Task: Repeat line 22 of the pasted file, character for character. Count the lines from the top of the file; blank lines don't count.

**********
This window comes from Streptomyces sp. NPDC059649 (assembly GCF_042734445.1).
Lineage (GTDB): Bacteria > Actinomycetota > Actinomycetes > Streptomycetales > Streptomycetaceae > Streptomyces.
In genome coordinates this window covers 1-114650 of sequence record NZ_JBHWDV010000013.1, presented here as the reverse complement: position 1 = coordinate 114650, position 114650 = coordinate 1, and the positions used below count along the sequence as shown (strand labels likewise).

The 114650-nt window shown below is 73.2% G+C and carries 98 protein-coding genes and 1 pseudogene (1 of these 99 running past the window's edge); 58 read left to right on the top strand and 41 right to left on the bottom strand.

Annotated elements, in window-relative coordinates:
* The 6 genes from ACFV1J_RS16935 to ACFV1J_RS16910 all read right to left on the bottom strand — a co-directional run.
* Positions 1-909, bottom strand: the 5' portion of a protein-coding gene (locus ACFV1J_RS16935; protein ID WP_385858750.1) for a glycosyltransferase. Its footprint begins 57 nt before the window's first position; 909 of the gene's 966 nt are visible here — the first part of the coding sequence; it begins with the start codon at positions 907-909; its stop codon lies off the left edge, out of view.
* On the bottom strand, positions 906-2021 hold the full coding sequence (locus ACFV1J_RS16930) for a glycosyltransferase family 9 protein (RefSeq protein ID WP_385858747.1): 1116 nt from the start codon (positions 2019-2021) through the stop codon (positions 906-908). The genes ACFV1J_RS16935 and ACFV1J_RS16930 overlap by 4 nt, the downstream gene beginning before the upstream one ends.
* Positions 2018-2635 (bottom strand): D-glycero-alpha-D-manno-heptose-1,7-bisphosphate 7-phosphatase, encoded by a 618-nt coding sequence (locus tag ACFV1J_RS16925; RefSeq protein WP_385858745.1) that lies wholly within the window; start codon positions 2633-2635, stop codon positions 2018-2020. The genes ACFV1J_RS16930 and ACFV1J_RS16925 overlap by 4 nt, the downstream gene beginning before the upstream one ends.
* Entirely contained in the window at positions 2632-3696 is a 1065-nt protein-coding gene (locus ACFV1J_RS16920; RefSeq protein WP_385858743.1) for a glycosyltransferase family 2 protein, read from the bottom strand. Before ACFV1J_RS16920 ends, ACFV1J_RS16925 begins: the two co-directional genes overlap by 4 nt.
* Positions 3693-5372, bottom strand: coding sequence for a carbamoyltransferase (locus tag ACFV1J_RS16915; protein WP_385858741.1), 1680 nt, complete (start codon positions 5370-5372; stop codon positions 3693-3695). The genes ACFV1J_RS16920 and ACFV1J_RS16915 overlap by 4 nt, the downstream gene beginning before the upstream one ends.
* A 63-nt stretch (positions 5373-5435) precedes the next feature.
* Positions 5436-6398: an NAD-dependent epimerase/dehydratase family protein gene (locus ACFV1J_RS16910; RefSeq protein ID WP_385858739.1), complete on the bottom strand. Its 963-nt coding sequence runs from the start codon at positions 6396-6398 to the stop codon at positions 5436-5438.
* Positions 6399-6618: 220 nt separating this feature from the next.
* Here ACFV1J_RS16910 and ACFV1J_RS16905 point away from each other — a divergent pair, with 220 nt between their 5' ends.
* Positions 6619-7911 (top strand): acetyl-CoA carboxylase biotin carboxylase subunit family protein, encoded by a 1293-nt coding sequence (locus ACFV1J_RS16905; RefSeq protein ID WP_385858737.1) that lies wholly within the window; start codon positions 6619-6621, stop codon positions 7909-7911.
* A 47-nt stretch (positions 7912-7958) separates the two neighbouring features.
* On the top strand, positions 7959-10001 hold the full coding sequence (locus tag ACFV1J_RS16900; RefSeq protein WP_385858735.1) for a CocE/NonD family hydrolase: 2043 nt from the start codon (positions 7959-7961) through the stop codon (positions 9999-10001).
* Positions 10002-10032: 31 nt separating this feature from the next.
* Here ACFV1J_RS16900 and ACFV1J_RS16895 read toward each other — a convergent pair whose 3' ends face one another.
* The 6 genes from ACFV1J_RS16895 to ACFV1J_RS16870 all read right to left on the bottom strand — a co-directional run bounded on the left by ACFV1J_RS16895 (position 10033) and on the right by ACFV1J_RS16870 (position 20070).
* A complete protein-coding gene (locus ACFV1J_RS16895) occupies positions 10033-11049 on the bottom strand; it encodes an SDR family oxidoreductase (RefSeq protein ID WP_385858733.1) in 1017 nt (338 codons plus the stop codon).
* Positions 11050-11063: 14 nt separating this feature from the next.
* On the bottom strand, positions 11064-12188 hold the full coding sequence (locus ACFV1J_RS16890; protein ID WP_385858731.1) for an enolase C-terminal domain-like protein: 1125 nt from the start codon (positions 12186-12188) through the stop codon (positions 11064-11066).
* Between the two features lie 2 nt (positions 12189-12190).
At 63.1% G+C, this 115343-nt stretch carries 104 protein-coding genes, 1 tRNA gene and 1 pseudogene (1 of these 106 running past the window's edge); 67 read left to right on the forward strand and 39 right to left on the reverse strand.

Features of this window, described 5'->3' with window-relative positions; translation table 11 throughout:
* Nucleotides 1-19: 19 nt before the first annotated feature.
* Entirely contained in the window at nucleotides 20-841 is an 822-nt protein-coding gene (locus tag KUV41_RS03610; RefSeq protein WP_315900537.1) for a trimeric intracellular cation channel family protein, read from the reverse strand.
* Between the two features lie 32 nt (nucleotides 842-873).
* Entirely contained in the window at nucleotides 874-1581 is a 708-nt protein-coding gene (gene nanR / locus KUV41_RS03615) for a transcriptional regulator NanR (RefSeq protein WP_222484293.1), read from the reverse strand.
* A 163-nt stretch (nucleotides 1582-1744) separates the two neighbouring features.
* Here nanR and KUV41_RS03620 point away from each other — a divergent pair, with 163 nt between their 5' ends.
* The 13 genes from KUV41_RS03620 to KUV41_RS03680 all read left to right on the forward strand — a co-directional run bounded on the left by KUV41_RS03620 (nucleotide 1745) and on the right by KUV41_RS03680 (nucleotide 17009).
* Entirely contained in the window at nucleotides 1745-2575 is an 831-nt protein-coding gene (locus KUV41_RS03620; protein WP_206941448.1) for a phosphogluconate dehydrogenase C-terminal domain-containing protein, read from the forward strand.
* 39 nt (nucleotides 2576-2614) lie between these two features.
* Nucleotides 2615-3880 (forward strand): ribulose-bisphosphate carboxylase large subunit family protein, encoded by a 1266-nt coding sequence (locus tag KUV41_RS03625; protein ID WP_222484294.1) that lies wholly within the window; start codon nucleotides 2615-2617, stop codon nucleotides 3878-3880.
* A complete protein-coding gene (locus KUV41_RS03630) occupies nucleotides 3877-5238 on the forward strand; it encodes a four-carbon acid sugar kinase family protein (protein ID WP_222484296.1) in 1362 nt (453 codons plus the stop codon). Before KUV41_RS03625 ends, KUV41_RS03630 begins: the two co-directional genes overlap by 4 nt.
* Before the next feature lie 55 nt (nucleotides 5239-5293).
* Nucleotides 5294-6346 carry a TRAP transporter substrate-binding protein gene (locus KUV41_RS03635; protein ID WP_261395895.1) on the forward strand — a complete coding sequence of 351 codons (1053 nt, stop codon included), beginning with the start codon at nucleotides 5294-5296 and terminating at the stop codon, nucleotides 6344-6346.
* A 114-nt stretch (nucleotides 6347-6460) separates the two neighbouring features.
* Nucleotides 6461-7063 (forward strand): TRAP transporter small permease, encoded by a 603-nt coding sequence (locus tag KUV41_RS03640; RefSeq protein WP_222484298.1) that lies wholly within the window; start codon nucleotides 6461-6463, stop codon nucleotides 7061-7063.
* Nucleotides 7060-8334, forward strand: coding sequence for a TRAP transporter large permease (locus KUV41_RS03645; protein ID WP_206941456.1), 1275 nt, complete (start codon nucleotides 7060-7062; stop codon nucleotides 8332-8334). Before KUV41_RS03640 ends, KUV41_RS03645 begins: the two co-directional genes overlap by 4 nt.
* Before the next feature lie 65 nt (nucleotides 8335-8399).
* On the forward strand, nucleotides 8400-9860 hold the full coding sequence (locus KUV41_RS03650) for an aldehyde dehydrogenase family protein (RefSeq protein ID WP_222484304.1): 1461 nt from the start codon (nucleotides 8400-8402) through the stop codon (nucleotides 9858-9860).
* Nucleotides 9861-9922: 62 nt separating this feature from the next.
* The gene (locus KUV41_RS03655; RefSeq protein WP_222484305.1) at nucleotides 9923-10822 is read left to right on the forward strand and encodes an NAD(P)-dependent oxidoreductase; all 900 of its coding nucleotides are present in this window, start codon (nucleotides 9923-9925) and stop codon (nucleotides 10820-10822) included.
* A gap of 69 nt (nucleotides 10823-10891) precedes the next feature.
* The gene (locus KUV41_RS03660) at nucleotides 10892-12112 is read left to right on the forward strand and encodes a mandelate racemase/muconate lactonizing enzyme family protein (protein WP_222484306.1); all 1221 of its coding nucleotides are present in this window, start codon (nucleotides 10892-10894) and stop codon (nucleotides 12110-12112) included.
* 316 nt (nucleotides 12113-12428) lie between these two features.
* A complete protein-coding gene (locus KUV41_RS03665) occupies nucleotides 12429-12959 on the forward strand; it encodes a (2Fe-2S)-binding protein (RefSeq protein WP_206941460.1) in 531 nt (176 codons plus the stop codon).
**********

* A complete protein-coding gene (locus ACFV1J_RS16895) occupies positions 10033-11049 on the bottom strand; it encodes an SDR family oxidoreductase (RefSeq protein ID WP_385858733.1) in 1017 nt (338 codons plus the stop codon).